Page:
For the first time since 2010, central banks have sold gold, taking advantage of the high rates to soften the blow to the economy from COVID-19. According to a report by the World Gold Council, net sales totalled 12.1 tonnes of the bullion in the July-September quarter, compared with purchases of 141.9 tonnes a year earlier.
The WGC said that the selling was led by Uzbekistan and Turkey, whereas Russia's central bank sold gold for the first time in 13 years. The central banks of Turkey and Uzbekistan sold 22.3 tonnes and 34.9 tonnes of gold, respectively, during the period.
Uzbekistan has been diversifying international reserves away from gold as the central Asian nation unwinds decades of isolation, taking measures towards economic reforms.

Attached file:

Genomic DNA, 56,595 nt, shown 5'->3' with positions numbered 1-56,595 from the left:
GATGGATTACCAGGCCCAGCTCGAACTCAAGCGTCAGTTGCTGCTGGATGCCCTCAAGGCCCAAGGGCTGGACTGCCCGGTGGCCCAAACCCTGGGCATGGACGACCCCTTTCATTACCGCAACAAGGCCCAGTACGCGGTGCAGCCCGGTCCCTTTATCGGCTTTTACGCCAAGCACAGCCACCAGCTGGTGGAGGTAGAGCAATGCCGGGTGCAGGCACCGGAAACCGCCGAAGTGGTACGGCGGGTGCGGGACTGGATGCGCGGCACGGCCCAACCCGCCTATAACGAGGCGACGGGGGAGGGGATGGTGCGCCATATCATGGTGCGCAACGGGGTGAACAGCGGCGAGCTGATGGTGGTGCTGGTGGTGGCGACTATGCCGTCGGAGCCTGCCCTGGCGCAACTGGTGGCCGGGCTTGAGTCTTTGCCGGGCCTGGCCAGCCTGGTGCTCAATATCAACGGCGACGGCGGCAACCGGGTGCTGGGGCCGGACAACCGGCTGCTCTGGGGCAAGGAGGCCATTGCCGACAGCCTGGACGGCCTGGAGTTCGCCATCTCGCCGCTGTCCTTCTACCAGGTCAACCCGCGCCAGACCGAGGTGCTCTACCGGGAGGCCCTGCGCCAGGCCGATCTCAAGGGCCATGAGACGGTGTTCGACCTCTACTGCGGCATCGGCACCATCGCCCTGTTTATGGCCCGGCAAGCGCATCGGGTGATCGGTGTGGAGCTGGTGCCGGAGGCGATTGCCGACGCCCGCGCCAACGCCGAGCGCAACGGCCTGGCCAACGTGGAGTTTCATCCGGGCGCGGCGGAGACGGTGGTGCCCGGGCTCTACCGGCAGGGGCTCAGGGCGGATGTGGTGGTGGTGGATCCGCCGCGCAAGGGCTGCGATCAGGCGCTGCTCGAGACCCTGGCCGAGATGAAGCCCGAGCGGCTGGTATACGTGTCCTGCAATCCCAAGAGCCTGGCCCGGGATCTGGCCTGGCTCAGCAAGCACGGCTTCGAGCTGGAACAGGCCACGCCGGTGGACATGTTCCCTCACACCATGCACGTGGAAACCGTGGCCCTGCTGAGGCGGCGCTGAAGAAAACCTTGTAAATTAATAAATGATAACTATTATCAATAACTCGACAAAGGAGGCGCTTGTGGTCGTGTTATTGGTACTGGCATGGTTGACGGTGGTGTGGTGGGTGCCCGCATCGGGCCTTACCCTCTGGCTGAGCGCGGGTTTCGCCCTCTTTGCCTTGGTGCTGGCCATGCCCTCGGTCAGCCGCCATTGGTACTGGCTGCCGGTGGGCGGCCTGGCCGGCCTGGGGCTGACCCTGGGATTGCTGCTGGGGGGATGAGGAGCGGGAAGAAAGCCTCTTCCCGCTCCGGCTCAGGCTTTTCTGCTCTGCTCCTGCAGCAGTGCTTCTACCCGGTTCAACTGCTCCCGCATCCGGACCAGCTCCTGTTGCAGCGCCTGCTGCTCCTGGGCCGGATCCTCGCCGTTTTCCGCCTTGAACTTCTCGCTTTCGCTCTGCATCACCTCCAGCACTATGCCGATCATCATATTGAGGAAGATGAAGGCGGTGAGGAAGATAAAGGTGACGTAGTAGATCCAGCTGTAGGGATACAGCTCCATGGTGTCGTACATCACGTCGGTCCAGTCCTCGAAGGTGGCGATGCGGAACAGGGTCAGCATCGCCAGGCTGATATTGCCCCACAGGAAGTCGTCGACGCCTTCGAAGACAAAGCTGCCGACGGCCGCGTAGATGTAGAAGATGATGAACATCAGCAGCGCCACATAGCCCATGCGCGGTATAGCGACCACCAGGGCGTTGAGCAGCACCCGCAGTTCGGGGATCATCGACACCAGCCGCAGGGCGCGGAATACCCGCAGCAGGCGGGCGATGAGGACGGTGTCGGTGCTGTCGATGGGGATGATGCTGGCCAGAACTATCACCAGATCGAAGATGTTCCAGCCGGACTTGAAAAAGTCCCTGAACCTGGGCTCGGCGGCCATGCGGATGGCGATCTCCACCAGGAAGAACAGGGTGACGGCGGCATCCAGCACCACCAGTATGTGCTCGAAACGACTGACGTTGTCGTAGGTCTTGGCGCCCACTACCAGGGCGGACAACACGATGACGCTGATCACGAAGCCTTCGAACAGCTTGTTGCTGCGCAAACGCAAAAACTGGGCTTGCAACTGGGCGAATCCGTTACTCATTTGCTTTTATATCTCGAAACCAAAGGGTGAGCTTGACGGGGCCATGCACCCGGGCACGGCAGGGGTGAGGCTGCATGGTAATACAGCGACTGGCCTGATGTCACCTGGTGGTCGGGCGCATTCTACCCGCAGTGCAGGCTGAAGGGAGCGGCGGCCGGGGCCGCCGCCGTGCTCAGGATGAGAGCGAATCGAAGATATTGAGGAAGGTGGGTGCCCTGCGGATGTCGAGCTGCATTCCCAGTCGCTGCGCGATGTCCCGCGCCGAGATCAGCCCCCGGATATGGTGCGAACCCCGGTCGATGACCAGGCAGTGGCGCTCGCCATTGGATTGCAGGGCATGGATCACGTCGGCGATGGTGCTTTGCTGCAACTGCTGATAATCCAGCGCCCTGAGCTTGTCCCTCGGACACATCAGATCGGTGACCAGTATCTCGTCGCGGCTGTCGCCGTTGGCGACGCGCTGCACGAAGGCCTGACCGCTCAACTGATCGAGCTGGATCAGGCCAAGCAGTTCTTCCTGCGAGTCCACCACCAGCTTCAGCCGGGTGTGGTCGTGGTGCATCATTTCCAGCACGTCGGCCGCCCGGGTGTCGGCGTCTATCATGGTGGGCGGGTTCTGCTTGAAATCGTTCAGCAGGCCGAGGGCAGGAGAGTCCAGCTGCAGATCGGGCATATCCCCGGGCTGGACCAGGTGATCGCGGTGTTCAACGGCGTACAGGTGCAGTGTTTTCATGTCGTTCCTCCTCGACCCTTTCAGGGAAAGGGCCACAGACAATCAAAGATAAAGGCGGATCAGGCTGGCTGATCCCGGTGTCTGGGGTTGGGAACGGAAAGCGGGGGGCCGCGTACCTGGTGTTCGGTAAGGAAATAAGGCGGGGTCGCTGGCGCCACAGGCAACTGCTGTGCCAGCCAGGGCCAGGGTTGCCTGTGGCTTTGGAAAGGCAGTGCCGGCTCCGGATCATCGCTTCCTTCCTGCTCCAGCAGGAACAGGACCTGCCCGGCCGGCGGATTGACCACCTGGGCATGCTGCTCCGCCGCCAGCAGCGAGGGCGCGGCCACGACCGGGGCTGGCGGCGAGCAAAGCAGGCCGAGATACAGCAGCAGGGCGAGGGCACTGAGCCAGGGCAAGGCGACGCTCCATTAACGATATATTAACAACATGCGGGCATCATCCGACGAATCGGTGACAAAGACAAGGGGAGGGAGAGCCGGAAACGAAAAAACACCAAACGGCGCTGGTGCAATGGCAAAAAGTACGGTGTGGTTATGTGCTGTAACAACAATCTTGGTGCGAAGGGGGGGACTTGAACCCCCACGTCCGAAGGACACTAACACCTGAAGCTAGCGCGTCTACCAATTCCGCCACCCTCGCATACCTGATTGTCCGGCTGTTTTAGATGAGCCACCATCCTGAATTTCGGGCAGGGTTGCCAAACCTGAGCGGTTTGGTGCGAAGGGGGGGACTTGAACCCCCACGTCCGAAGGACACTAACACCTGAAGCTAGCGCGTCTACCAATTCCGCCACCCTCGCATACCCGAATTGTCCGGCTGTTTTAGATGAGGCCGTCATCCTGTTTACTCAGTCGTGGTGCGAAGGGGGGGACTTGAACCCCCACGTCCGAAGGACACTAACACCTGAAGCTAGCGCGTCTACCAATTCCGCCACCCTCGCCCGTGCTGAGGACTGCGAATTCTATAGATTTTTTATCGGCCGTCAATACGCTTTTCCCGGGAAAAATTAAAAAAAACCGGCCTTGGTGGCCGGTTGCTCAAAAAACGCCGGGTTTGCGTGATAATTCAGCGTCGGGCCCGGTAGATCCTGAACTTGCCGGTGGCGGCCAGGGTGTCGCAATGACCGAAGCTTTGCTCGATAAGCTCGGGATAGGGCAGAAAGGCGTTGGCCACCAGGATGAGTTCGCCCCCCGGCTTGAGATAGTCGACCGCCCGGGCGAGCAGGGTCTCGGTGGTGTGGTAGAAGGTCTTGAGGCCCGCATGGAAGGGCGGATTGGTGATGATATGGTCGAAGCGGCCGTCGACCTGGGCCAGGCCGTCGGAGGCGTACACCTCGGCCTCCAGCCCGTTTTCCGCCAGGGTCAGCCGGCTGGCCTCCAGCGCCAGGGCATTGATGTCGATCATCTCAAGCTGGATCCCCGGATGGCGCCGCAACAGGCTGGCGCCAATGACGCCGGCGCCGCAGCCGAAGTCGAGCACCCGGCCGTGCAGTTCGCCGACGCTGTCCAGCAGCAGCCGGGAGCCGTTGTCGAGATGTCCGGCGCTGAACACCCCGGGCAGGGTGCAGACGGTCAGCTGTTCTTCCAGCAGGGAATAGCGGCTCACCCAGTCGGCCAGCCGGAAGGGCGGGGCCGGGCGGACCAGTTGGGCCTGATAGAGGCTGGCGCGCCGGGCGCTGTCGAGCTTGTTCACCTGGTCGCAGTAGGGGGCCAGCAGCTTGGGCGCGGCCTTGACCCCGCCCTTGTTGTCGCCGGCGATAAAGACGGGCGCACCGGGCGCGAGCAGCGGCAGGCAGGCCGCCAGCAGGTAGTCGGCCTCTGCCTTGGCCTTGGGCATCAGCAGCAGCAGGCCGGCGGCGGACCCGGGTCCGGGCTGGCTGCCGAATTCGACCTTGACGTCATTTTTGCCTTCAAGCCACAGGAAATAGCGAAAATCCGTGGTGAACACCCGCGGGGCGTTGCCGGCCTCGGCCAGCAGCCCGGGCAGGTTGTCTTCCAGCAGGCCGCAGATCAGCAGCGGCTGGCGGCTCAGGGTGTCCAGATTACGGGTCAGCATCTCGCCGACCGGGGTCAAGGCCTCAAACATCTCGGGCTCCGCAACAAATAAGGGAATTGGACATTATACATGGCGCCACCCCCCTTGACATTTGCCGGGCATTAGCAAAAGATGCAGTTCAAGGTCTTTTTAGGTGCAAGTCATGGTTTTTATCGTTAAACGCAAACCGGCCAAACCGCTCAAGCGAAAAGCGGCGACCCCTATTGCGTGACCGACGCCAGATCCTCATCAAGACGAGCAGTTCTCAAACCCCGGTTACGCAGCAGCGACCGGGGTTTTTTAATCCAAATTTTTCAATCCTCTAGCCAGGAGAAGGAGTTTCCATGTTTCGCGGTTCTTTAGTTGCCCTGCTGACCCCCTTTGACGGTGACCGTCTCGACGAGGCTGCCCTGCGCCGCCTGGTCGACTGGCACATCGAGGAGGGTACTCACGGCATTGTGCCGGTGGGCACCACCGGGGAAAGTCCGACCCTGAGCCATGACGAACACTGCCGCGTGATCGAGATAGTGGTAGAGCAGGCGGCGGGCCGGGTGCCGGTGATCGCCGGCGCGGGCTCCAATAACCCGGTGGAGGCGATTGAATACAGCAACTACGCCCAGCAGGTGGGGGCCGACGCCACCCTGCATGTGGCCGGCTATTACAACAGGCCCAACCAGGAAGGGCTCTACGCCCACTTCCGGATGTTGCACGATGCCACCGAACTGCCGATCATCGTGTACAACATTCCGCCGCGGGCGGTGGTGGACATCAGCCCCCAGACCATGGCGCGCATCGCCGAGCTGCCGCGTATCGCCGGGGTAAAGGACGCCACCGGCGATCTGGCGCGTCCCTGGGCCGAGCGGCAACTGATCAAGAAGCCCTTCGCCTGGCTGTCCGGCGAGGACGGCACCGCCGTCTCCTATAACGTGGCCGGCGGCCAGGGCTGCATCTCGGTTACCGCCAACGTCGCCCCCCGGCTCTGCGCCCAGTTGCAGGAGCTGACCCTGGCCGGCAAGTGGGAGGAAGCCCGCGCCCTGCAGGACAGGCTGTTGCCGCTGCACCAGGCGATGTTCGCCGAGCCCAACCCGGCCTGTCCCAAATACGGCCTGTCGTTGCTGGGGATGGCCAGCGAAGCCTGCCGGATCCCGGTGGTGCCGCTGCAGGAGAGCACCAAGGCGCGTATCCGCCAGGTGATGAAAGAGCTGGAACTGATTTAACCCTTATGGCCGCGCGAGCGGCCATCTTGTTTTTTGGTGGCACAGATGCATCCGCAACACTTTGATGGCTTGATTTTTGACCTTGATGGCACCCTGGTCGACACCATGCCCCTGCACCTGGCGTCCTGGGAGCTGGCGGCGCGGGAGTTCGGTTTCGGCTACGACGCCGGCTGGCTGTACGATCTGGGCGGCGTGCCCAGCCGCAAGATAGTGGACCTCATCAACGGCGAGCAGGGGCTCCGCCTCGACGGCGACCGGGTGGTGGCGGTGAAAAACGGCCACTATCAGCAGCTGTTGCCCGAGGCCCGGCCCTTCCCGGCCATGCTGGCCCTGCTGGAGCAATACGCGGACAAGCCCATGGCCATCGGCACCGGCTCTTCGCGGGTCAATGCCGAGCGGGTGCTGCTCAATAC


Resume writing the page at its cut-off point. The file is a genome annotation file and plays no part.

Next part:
Gold prices touched new record highs in India as well as internationally in August. The surge was fueled by inflows into exchange-traded funds (ETFs) as investors sought refuge in the safe-haven asset amid economic uncertainties induced by COVID-19.
However, in the past few years, bulk buying by central banks had helped underpin bullion. Recently, Citigroup Inc predicted that central bank demand would rebound in 2021, after slowing this year from near-record purchases made in both 2018 and 2019.
Overall bullion demand has fallen 19 percent year-on-year to the lowest since 2009 in the September-ended quarter, the WGC said, largely due to continued weakness in jewellery buying. In India alone, the second-largest consumer of gold after China, demand fell by half.
The fall in jewellery demand was partially offset by 21 percent jump in demand from investors through gold ETFs.